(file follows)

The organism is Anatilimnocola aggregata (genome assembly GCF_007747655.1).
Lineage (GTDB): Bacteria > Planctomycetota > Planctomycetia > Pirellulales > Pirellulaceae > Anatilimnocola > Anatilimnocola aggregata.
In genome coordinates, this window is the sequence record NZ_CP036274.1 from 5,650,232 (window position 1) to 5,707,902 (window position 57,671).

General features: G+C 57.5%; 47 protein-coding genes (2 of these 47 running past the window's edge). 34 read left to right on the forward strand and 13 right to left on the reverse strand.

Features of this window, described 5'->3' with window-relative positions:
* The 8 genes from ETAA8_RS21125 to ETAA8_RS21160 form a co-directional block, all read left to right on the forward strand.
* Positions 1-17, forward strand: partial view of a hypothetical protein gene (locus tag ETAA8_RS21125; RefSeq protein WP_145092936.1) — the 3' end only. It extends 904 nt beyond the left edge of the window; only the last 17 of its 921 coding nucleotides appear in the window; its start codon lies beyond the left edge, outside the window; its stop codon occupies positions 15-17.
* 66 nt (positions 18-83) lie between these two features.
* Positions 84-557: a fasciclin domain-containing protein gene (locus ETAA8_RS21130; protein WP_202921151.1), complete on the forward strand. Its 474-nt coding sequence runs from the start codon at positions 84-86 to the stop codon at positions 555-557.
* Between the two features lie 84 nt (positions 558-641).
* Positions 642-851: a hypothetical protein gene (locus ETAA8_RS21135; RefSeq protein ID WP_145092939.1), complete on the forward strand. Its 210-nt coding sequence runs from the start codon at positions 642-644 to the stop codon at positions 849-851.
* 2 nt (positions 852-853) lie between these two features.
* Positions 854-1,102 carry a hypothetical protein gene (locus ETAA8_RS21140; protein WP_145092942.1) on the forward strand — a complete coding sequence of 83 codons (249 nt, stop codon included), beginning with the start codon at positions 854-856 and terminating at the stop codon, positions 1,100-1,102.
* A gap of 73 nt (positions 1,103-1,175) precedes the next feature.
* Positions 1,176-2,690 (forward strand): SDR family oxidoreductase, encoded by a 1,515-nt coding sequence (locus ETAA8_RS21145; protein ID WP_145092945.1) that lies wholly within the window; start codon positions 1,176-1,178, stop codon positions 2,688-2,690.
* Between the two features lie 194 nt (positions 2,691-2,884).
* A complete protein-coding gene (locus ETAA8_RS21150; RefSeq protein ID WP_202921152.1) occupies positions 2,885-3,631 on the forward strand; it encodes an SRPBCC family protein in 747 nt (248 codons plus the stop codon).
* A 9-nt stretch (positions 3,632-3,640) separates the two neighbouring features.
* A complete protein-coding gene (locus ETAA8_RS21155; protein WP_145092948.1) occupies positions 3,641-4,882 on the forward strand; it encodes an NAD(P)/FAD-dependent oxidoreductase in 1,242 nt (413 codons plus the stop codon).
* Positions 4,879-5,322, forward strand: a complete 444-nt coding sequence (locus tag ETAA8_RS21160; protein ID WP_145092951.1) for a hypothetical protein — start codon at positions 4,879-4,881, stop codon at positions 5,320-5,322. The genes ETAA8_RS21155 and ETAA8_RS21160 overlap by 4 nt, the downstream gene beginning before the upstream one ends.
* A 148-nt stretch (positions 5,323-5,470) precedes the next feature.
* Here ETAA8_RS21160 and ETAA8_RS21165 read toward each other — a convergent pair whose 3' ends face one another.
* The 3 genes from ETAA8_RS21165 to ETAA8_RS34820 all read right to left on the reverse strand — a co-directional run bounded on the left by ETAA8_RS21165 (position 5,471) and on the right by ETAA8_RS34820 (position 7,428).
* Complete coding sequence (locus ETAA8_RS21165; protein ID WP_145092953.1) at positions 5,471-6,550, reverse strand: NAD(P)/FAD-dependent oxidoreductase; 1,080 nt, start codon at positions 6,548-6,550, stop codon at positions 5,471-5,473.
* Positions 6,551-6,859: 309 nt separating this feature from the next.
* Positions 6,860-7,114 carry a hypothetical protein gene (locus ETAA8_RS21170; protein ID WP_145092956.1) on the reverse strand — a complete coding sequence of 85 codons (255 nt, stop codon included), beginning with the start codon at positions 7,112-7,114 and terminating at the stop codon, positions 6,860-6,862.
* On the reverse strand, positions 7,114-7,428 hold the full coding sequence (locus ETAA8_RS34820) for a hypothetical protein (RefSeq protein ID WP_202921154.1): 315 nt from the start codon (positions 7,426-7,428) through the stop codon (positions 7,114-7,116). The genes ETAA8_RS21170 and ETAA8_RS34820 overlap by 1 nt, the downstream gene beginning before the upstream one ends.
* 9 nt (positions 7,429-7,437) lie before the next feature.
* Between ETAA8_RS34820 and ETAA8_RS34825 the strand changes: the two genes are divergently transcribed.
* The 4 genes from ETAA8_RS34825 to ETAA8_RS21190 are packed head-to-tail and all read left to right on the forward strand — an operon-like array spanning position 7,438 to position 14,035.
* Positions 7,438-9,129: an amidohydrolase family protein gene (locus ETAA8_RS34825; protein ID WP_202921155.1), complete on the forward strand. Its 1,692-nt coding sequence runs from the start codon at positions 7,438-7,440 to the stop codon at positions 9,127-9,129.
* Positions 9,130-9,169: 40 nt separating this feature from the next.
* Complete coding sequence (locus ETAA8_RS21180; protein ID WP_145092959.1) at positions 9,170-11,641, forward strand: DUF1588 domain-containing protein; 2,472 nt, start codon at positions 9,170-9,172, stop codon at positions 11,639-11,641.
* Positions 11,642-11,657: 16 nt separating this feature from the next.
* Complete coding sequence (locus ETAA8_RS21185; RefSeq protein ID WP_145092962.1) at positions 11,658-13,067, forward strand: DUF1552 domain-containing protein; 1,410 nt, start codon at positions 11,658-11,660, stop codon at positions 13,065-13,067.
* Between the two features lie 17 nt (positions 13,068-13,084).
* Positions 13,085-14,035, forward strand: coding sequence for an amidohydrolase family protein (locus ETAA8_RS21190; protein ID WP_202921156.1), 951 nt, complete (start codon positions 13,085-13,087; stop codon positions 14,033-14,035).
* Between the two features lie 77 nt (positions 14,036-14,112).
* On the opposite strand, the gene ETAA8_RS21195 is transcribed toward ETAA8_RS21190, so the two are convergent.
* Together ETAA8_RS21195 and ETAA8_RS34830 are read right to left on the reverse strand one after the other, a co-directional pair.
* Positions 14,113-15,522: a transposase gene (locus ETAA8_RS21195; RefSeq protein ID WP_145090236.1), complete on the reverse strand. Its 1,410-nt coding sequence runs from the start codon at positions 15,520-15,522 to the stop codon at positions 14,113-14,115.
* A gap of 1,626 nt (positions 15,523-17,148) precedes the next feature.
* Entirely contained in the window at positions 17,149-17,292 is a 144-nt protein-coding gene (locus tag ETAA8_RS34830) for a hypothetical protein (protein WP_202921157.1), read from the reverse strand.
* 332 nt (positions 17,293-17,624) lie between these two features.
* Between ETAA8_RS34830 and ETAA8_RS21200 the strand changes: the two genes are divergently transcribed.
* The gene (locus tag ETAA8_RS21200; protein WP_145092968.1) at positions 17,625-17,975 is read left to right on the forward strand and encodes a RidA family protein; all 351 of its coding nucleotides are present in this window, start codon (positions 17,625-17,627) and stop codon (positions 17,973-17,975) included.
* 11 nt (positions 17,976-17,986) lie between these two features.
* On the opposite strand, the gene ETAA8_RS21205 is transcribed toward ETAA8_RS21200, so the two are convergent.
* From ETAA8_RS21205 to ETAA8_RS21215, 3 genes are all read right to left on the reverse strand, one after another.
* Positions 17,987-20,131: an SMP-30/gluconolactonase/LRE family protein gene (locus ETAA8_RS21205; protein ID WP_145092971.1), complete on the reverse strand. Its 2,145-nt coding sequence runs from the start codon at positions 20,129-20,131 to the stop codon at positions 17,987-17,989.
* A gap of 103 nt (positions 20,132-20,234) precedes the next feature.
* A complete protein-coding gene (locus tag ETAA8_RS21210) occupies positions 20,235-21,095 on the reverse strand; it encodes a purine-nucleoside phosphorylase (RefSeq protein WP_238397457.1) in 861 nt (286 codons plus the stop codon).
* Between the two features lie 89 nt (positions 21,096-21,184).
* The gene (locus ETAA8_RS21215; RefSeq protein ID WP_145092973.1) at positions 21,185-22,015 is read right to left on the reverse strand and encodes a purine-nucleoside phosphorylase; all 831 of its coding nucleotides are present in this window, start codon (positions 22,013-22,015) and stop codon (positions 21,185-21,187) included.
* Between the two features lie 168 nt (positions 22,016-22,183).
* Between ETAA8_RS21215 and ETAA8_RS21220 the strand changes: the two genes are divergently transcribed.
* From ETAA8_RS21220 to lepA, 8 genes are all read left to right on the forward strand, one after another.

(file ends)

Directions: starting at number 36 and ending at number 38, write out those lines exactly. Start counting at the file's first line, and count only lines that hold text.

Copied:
* Between the two features lie 17 nt (positions 13,068-13,084).
* Positions 13,085-14,035, forward strand: coding sequence for an amidohydrolase family protein (locus ETAA8_RS21190; protein ID WP_202921156.1), 951 nt, complete (start codon positions 13,085-13,087; stop codon positions 14,033-14,035).
* Between the two features lie 77 nt (positions 14,036-14,112).